There’s really nowhere else in the world like Venice, Italy. It’s totally wild to see this floating city that was built on a bunch of islands and piles of wood in a lagoon of water around 402 AD.
Some people love Venice and think it’s magical and beautiful, and others think it’s a tourist trap to be avoided. I kind of agree with both—it is really beautiful, and there are a shit ton of tourists crammed into the small streets.
While I’m so glad I went and I really enjoyed visiting, I likely won’t feel the need to go back in my lifetime. Just being honest!
Today I’m sharing all my recs for what to see in Venice in a complete travel guide with all the top sights and restaurant picks.
Two to three full days in Venice is perfect, as it’s very walkable and compact so you can cover a lot of ground in one day and do all the things that a trip to Venice wouldn’t be complete without!
Getting around in Venice:
So fun fact, there aren’t any cars in Venice. I totally did not realize that before our trip.
I mean, I know that in the heart of Venice there were no cars because the streets are so small and it’s all canals, but I didn’t realize that the only way to get around is by private water taxi, Vaporetto (Venice’s ferry lines and public transportation), and good old fashioned walking.
When we arrived at the train station, we were bombarded with guys trying to sell us a private water taxi. We asked if water taxi or regular taxi was faster, and he laughed at us and told us there are no cars in Venice. ?
Btw, when you first arrive via the train station it can be a little overwhelming, but take your time to figure out the ferry if you don’t want to spend €65 on a water taxi.
The ferry is pretty easy and convenient. It’s also great for getting around during your trip.
Restaurants in Venice:
Venice is fairly small, and a lot of people visit it. Be sure to make restaurant reservations when possible.
If you aren’t able to get reservations, you can also try getting to the restaurant right around when it opens, and they’ll usually have a table or two available for early walk-ins.
Be sure to also check beforehand for opening dates and hours—many restaurants will have random days of the week where they’re closed, like Sunday/Monday.
Psst! Be sure to check out my guide to the Best Restaurants in Venice Italy.
Where to stay in Venice:
We stayed at the Hotel Danieli and it was absolutely perfect. The location is ridiculously central in the San Marco sestiere (neighborhoods that make up the main parts of Venice), and the hotel is literally steps away from San Marco Square and several of the main attractions that you’ll definitely want to visit.
The hotel itself is stunning. It used to be a palace, and our room’s felt like a bedroom in Versailles. I’ll be writing up a full hotel review about this place because it was just amazing and such a unique hotel experience.
Hotel Danieli is also part of Marriott, so it’s a great spot to spend those Marriott Bonvoy points. Any of the hotels in San Marco are going to be very centrally located for a trip to Venice.
What to See in Venice: A Complete Travel Guide
Day 1: What to see in Venice
I always love doing a walking tour in a new city to get acquainted with it, learn about its history and have more context, and get recommendations from our guide.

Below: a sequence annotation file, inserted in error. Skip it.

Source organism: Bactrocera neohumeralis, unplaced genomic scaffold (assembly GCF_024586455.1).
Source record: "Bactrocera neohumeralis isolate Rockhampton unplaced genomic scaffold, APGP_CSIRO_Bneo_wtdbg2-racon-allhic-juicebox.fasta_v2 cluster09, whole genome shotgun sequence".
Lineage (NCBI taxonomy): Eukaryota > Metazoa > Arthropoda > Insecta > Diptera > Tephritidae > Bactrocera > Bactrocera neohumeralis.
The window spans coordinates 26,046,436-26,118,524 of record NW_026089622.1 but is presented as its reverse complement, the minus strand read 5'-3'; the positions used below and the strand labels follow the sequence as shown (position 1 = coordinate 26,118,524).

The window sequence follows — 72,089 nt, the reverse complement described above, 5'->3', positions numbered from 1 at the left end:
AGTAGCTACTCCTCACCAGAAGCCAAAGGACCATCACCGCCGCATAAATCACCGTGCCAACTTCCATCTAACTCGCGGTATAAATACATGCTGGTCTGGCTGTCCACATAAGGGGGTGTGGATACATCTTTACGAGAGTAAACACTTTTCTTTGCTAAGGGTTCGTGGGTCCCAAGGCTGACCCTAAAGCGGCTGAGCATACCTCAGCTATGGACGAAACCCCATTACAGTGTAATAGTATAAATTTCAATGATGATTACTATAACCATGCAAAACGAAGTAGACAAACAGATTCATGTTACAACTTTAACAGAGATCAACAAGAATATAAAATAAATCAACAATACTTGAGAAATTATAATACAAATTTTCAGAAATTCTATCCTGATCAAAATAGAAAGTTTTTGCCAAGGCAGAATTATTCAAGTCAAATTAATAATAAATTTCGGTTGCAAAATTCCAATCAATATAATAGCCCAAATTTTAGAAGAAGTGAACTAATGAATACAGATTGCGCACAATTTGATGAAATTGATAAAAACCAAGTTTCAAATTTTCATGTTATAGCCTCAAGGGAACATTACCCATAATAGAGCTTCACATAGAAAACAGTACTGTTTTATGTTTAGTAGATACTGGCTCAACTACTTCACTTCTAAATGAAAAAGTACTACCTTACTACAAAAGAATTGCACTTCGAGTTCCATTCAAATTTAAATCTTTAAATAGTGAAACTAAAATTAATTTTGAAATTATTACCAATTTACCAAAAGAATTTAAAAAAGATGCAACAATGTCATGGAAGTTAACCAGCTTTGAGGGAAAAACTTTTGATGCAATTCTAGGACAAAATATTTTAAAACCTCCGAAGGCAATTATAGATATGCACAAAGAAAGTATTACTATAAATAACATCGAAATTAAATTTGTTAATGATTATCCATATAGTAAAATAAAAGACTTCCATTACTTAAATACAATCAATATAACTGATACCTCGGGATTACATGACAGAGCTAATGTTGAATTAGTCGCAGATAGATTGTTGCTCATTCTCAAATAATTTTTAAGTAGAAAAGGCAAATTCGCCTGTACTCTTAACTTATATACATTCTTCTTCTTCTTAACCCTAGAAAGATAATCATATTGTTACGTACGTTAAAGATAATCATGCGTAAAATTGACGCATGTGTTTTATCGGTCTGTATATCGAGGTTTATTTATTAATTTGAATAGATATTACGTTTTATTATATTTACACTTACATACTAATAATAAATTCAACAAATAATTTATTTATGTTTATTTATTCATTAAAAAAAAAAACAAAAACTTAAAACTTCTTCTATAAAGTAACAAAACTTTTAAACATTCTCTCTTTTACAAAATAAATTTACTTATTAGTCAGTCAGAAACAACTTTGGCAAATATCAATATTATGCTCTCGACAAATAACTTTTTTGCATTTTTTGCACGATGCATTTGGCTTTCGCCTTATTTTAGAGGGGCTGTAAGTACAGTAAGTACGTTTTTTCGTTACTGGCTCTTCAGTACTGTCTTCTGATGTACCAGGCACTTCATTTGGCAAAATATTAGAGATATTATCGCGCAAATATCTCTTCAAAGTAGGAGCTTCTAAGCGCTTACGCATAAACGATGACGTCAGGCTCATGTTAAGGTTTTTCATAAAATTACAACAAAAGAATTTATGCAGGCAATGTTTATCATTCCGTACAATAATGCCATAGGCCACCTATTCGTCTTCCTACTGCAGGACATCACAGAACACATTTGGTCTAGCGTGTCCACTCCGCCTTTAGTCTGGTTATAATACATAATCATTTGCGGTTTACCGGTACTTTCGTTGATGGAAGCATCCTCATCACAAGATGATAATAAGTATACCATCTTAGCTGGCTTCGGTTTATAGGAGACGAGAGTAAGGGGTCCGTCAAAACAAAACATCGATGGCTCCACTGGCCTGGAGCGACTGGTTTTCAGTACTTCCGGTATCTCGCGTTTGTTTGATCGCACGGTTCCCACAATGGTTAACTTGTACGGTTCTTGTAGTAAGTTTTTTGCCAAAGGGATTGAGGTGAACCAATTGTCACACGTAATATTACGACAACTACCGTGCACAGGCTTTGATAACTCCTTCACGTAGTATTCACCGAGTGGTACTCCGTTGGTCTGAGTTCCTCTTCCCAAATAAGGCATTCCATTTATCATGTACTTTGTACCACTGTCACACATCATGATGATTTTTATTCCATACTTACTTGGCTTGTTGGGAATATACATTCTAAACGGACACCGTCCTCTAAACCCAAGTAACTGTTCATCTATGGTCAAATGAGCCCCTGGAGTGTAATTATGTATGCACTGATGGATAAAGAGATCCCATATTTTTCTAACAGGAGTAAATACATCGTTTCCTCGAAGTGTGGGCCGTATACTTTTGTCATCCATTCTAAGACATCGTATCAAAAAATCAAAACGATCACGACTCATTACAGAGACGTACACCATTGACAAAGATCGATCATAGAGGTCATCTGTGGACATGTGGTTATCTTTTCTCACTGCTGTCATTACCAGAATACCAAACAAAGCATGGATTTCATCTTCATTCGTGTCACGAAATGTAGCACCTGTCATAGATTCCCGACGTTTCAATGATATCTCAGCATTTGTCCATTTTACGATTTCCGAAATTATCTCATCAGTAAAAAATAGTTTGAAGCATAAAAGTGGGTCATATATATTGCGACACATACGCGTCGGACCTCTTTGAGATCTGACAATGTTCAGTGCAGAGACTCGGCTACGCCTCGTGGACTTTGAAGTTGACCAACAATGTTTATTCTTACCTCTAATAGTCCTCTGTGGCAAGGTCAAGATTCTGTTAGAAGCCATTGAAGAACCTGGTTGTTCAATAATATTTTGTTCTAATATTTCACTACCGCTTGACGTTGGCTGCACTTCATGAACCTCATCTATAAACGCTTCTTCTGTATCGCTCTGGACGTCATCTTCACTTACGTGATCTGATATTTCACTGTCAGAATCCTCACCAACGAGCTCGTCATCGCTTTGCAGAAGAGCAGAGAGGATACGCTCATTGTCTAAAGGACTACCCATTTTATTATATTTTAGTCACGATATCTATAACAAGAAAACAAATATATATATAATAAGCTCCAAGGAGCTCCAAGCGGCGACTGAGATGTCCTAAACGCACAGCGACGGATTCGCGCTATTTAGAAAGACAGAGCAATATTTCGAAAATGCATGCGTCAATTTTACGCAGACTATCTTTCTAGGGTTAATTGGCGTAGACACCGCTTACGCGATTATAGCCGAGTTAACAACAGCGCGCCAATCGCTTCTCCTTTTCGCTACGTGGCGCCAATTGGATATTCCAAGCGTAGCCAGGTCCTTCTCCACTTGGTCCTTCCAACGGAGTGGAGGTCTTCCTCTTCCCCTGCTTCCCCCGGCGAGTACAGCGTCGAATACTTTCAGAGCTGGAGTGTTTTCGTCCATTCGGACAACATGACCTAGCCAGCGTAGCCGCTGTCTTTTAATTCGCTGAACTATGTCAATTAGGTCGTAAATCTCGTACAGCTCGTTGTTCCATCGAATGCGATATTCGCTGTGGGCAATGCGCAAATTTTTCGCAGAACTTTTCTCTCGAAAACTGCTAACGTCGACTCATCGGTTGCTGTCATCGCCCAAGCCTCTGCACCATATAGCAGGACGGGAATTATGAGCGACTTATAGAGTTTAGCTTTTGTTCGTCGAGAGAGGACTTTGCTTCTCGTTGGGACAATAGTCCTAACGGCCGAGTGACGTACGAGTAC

But in Venice I feel like it’s especially helpful to start your trip with a walking tour. Everyone says to “get lost in Venice” and wander the small streets and oh isn’t it magical. And we did that the first day—and got truly lost and it got a bit frustrating.
The scale of Google Maps takes some getting used to, and what looks like a regular block on your map might be just 10 feet in reality in Venice, so it’s very easy to miss streets.
Venice can also feel a bit like Italian Disneyland at times, with long lines, hordes of tourists, and its miniature street scale.
Going on a walking tour helped us learn more about Venice’s fascinating history, and that context really helped the city feel more interesting and less touristy for me.
Lunch at Caffè Centrale
Grab lunch at Caffè Centrale, a modern and cool restaurant with doors that open up right to the water. They serve innovative dishes and are known for the quality of their meats and fresh seafood.
Located just a couple minutes walk from Piazza San Marco.
The Doge’s Palace is a must-visit in Venice. This palace is where the Doge of Venice (the leader of the former Venetian Republic) lived and conducted business, and it’s now a museum.
When you visit, you’ll be able to explore the courtyard, apartments, masterpieces in the museums, countless other grand rooms and chambers, and the prison.
From the prison you’ll be able to walk across the Bridge of Sighs, where prisoners took their last glance out at Venice before being interrogated and likely hung.
After your visit to the Palace be sure to view the Bridge of Sighs from the outside too—it’s really very pretty even though it has a morbid history. Give yourself 2 – 3 hours to see the Doge’s Palace—it’s huge.
Head to St. Mark’s Square and grab a table at one of the many cafes. Settle in for some people watching, an espresso, or an aperitif.
Some of the cafes have live music, which makes for a lovely atmosphere.
Dinner at Ai Mercanti
Ai Mercanti was recommended to us by a colleague of Omied’s who grew up in Italy, and we had a lovely dinner here.
The menu is very Venetian in nature—lots of fresh seafood and delicious pastas—and the restaurant is a very romantic setting.
Their cod dish in a coconut lemongrass soup was absolutely delicious. Do try your best to call ahead and make reservations—we saw group after group turned away as the restaurant was full.
Day 2: What to See in Venice
There are several islands off the main island of Venice that are definitely worth visiting! Murano is known for all of its glass art, and you can visit the Murano Glass Factory, explore the cute island, and visit all the glass blowing shops there.
Burano is another fun island to check out, and it’s basically and Instagrammer’s dream. All of the little houses and buildings are painted so cute and colorful, and it makes for such a fun backdrop.